I once got in big trouble – with my wife – for supporting the 7th Circuit decision in Collin v. Smith, affirming a holding that ordinances designed to penalize/discourage the National Socialist Party of America (basically American Nazis) from parading through Skokie, Illinois--where about 5,000 survivors of Nazi concentration camps lived—violated the free speech clause of the First Amendment. As a student of the holocaust—with enormous sympathy for the suffering imposed there—my wife perceived the proposed Skokie demonstration as veritable assault on holocaust survivors and hardly an attempt to contribute to public policy debate. I shared her objections to the themes of Naziism, and even her view that such a parade was basically an ugly act; but I could not figure out how to distinguish plenty of pretty ugly free speech scenes that often involve people who are angry, hostile, and view those with competing views—whether political ideology or ostensibly religious ideas—as their enemy.
And there is little question that historically government has tended to act against speech of groups who were in the minority and unpopular. Deep suspicion of laws that attempt to prohibit minority or unpopular expression explains why courts have come to be reluctant to uphold any regulation or prohibition that is directed at the “content” of one party’s political expression. Many First Amendment scholars are quite convinced that government leaders are simply not competent to fairly determine that some forms of political expression are appropriately limited because they are too dangerous; too likely to lead to unrest or violence, or violation of the criminal law; or too likely to deeply offend moderate and reasonable people in our society. Hence American courts have limited speech regulation/prohibition to narrowly defined instances where the expression presents a “clear and present danger” of generating imminent violence or serious criminal acts.
Despite tremendous sympathy for these themes of First Amendment jurisprudence, I confess that over time I have become more favorably inclined than I once was to competing themes in American political and constitutional history. In perhaps the earliest case attempting to address the problem of so-called “Hate Speech,” Beuharnais v. Illinois, Justice Frankfurter upheld a “group libel” law that prohibited portrayals of citizens of any race, color, creed or religion to “contempt, derision, or obloquy.” Frankfurter emphasized that early state constitutions expressly limited freedom speech where the speech was used abusively.
One of the sharpest criticisms of Beuharnais was the one offered by Chicago First Amendment scholar Harry Kalven. Kalven suggested that the best analogy to “group libel” is the idea of “seditious libel”—the doctrine that partly gave rise to the First Amendment. Kalven was concerned that the Court seemed to miss the closeness of that analogy, and seemed to accept a legislative policy that, like seditious libel, was rooted in a lack of trust in the “sovereign people” to hear offensive, racist, prejudiced speech, and yet to make wise and prudent decisions about public policy and who ought to be elected to determine and implement it.
Though Kalven’s critique of Beuharnais is effective, and does help explain why courts became wary of laws against communist expression, anti civil rights movement expression, and even extremist expression like the expression protected in Brandenburg v. Ohio. But recent figures have contended that, for example, the desire to limit racist hate speech reflects not mistrust of the people and their capacity to make policy decisions so much as to prevent the harm inflicted quite directly on racial minorities when they are verbally assaulted. A number of critical race scholars, for example, have contended that, especially when speech is directed at individuals or small groups, and may not amount to what courts call “fighting words,” there is a need for some kind of remedy to the harms inflicted by some speech acts. In such cases, it is not so clear that the analogy to “seditious libel” is the most correct and accurate one. The interest of the nation in promoting and securing equal citizenship may be as important as protecting and securing the liberty interest in expressing anything ever said.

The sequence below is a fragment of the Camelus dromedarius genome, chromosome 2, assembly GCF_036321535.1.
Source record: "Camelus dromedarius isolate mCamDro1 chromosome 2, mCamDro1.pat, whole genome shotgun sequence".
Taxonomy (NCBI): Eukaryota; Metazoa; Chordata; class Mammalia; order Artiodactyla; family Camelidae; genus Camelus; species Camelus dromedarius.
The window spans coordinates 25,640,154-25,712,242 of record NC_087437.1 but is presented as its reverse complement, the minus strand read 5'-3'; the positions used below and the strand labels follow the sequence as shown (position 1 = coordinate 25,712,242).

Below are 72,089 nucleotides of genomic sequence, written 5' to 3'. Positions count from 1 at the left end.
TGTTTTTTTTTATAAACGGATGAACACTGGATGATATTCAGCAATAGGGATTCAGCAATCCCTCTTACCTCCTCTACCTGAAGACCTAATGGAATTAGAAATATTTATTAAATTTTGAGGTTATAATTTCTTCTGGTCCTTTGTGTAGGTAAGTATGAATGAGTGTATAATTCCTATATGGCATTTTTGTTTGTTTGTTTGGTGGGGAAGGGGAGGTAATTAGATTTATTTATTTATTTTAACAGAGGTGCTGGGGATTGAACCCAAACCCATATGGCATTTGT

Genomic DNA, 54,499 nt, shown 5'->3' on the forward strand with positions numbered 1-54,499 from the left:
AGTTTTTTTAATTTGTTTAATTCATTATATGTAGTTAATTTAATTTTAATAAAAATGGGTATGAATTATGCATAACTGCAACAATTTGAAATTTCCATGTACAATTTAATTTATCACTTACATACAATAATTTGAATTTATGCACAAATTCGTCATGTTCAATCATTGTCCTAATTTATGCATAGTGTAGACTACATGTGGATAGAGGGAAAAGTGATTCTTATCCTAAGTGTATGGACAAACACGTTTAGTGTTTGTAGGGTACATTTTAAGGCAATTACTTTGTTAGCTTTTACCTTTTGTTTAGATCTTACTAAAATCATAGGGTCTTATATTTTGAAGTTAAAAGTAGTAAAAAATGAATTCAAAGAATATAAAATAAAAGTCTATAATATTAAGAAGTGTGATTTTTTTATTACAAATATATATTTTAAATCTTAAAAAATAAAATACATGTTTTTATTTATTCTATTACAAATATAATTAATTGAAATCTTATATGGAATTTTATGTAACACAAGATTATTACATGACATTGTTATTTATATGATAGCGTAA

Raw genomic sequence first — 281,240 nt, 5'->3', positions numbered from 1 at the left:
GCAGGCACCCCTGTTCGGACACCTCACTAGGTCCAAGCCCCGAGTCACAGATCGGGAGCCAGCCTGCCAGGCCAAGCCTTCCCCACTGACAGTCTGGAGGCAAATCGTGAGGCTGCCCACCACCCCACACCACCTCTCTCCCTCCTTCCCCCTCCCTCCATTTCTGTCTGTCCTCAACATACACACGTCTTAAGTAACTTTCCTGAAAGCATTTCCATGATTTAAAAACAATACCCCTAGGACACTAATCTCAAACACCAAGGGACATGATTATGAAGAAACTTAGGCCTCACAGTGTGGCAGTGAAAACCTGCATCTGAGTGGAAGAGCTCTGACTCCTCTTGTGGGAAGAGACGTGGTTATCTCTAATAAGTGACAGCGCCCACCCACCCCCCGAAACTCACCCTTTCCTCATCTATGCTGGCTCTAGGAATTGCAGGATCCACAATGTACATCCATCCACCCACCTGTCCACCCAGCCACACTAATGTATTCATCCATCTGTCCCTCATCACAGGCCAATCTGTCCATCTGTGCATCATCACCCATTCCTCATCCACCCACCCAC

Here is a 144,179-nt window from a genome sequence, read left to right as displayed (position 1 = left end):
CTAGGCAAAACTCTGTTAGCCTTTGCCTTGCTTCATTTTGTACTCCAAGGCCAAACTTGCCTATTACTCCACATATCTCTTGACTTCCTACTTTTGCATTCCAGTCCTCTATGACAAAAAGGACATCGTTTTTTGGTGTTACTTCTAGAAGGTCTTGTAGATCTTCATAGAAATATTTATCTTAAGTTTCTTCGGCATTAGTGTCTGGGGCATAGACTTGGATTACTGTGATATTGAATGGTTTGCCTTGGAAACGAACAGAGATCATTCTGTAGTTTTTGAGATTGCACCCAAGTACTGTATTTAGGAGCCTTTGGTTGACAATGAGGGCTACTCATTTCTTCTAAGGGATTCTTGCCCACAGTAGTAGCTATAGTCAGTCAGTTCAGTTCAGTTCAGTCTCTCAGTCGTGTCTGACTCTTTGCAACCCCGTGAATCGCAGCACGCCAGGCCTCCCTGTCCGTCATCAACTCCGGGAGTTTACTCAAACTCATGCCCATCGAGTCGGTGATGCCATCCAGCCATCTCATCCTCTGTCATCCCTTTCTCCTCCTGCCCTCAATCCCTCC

Perhaps the classic recent example where the dilemmas sometimes posed by First Amendment cases show up dramatically is in the case of Snyder v. Phelps. Eight members of the Court agreed that the free speech clause precluded the granting of a tort award for the intentional infliction of emotional distress, where a small, somewhat radical religious group, protested and demonstrated at the funeral of a slain member of the military. What is of greatest concern—though the attack on government for being too tolerant of homosexuality offended a great many people—was that the Baptist group that was demonstrating directed an important part of the expression on directly attacking the soldier’s parents for raising him a Catholic. The objection was that God condemned these parents for raising their son in a church dedicated to pedophilary. In dissent, Justice Alito contended that this sort of expression went well beyond a contribution to public policy debate and took on the quality of being a quite personal attack or assault on Snyder’s parents. This was conduct that met, he thought, all the ingredients of the intentional infliction of emotional distress tort. He believed that you could protect contributions to public policy debate even was sending the message that expression that greatly exceeds that purpose might still be subjected to appropriate legal limits. If you get a chance, you might want to read Justice Alito’s impressive dissent. The majority probably was true to established First Amendment law; but the dissent raises important questions about the limits of free expression.